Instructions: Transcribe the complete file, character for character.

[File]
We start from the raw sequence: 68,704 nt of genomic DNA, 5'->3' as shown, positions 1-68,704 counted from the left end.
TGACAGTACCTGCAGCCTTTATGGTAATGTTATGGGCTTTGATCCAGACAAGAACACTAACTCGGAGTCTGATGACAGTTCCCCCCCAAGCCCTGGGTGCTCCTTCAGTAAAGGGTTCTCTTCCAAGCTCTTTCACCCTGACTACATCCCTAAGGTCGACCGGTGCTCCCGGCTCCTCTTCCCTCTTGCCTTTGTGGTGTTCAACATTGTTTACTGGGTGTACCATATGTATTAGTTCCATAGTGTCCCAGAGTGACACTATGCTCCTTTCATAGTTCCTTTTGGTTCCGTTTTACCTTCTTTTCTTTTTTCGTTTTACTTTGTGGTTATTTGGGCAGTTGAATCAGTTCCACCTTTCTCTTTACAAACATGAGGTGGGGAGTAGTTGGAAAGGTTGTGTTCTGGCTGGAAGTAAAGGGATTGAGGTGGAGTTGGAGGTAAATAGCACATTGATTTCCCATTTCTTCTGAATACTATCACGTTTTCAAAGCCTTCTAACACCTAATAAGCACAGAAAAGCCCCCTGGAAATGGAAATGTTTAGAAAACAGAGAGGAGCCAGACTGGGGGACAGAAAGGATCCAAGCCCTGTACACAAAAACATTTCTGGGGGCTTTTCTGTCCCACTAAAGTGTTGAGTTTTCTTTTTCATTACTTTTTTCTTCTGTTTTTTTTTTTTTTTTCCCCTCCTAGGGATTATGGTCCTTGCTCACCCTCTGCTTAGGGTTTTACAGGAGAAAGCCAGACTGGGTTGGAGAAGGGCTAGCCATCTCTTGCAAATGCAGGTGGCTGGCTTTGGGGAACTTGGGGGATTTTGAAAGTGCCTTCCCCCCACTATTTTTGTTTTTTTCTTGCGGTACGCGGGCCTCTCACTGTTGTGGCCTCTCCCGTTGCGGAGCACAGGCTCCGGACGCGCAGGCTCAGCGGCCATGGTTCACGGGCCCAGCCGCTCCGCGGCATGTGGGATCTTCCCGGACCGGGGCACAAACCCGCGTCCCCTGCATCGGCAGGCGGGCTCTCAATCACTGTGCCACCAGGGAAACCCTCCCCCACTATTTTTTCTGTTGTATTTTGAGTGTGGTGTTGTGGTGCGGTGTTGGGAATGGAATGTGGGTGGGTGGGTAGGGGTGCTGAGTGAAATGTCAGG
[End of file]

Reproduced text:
We start from the raw sequence: 68,704 nt of genomic DNA, 5'->3' as shown, positions 1-68,704 counted from the left end.
TGACAGTACCTGCAGCCTTTATGGTAATGTTATGGGCTTTGATCCAGACAAGAACACTAACTCGGAGTCTGATGACAGTTCCCCCCCAAGCCCTGGGTGCTCCTTCAGTAAAGGGTTCTCTTCCAAGCTCTTTCACCCTGACTACATCCCTAAGGTCGACCGGTGCTCCCGGCTCCTCTTCCCTCTTGCCTTTGTGGTGTTCAACATTGTTTACTGGGTGTACCATATGTATTAGTTCCATAGTGTCCCAGAGTGACACTATGCTCCTTTCATAGTTCCTTTTGGTTCCGTTTTACCTTCTTTTCTTTTTTCGTTTTACTTTGTGGTTATTTGGGCAGTTGAATCAGTTCCACCTTTCTCTTTACAAACATGAGGTGGGGAGTAGTTGGAAAGGTTGTGTTCTGGCTGGAAGTAAAGGGATTGAGGTGGAGTTGGAGGTAAATAGCACATTGATTTCCCATTTCTTCTGAATACTATCACGTTTTCAAAGCCTTCTAACACCTAATAAGCACAGAAAAGCCCCCTGGAAATGGAAATGTTTAGAAAACAGAGAGGAGCCAGACTGGGGGACAGAAAGGATCCAAGCCCTGTACACAAAAACATTTCTGGGGGCTTTTCTGTCCCACTAAAGTGTTGAGTTTTCTTTTTCATTACTTTTTTCTTCTGTTTTTTTTTTTTTTTTCCCCTCCTAGGGATTATGGTCCTTGCTCACCCTCTGCTTAGGGTTTTACAGGAGAAAGCCAGACTGGGTTGGAGAAGGGCTAGCCATCTCTTGCAAATGCAGGTGGCTGGCTTTGGGGAACTTGGGGGATTTTGAAAGTGCCTTCCCCCCACTATTTTTGTTTTTTTCTTGCGGTACGCGGGCCTCTCACTGTTGTGGCCTCTCCCGTTGCGGAGCACAGGCTCCGGACGCGCAGGCTCAGCGGCCATGGTTCACGGGCCCAGCCGCTCCGCGGCATGTGGGATCTTCCCGGACCGGGGCACAAACCCGCGTCCCCTGCATCGGCAGGCGGGCTCTCAATCACTGTGCCACCAGGGAAACCCTCCCCCACTATTTTTTCTGTTGTATTTTGAGTGTGGTGTTGTGGTGCGGTGTTGGGAATGGAATGTGGGTGGGTGGGTAGGGGTGCTGAGTGAAATGTCAGG